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Benjamin's signature from two receipts in the probate estate file of Nathaniel Marsters dated
1739 and 1740. He spelled his name "Haskoll," as did his father, which was a transitional mode
between the earlier "Hascoll" and the standard "Haskell" later in the 18th century.

In December 1741 Benjamin was chosen to serve on the jury of the Essex County Court of Common Pleas for late December 1741.1 Referred to as "Benja Harskill," he was chosen a "howord" (hogwarden) for Manchester in March 1742/43.2 He died of unknown causes about the age of 29. He was alive on 30 May 1745, when he is mentioned in a petition of his wife for a division and settlement of her father Nathaniel Marster's estate,3 from which she was a beneficiary. Benjamin personally was paid by the Marsters estate several times on the account of a "fishing voyage" that Marsters somehow owed him, one was for £35, 6 shillings and the other £18, 17 shillings, 2 pence. A similar receipt is signed by Thomas Pitman, who was given £12 15 shillings and £15 in bills of credit. Nathaniel Marsters is described in his probate file as a housewright in one document, when he signed a promissory note to his father, and as a shoreman, when his widow's dower was divided about 40 years later. More detailed information is needed to explain why his estate owned several men on accounts related to shipping. Col. Robert Hale's very cryptic and vague notes on deaths in Beverly probably indicate Benjamin had died by 10 December 1746.4

children of Benjamin Haskoll and Hannah Marsters (Manchester vital records):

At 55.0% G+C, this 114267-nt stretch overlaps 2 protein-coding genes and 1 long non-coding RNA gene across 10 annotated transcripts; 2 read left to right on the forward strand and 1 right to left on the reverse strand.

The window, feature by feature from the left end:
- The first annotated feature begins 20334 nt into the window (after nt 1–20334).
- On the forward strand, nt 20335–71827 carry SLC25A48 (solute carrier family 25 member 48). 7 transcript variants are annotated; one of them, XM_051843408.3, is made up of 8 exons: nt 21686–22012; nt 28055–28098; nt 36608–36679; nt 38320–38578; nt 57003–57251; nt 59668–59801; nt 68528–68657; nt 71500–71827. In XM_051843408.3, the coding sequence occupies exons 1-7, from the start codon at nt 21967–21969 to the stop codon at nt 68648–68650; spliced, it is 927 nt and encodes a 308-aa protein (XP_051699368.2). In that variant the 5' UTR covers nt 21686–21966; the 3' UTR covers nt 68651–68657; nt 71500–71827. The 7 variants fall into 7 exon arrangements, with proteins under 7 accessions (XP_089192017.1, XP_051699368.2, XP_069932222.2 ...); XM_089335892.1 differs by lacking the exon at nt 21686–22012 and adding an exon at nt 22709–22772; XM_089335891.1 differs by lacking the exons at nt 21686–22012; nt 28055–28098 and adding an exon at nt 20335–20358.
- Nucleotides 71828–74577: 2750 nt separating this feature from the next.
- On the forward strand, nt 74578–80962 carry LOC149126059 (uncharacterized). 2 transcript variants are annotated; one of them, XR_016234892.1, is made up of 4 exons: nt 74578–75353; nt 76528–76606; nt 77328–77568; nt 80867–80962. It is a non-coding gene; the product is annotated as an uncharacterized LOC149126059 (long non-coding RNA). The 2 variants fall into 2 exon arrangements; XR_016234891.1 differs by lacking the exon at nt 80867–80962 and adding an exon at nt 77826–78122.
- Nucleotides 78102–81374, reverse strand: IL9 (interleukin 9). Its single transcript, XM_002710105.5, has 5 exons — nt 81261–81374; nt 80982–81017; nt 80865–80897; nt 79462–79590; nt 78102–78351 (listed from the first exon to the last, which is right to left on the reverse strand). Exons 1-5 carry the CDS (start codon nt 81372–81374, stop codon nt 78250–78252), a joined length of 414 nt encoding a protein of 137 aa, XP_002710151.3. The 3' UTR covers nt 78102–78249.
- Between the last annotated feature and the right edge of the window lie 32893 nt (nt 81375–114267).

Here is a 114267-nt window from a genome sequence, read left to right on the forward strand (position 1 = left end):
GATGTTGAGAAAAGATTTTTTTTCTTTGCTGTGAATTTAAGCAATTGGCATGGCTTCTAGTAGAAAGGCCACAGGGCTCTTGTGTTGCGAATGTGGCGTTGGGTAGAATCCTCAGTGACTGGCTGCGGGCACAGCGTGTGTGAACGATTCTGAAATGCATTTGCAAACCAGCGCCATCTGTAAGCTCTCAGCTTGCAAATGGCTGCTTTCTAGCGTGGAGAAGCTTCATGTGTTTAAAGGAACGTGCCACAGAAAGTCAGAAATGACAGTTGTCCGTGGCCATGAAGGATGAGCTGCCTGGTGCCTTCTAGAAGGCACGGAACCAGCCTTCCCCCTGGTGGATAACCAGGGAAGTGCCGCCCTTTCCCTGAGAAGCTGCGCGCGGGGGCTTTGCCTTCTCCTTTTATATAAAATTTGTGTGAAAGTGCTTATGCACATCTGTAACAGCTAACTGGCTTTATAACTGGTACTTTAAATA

i. Nathaniel b. 29 June 1740
ii. Benjamin b. 1 May 1742
iii. Joseph b. 15 April 1744

vital records sources: Benjamin's birth and marriage dates come from the Manchester vital records. He is referred to as Benjamin of Beverly in his marriage record. Rev. Robert Hale's notes indicate that Hannah was widowed by 10 December 1746. He recorded who the widows were in Beverly on about a yearly basis.

1. Town Records of Manchester: From 1718 to 1769, etc, vol. 2 (Manchester, MA:1891), 35.
2. Ibid, 38.
3. Essex County Probate case file 17834.
4. Essex Institute Historical Collections, vol. 5 (Salem:1863), 280. The record is transcribed as "m Benjamin Haskell 63 10 Dec 1746." 63 is one of various numbers ascribed to people's names throughout his database, the meaning of them not known, but apparently a vaguely ascending count of deaths. 10 December is a date that appears elsewhere, during various years. 10 December 1746 is attached to other men as well, and it's unlikely this is their death date. Other month/day notations repeat over the years regardless of year, making it hard to tell if this has direct meaning to the names or a tally of sorts taken at that time. There are specific references to death dates as well, but they are not common.

all text and photographs © 1998-2020 by Doug Sinclair unless where otherwise noted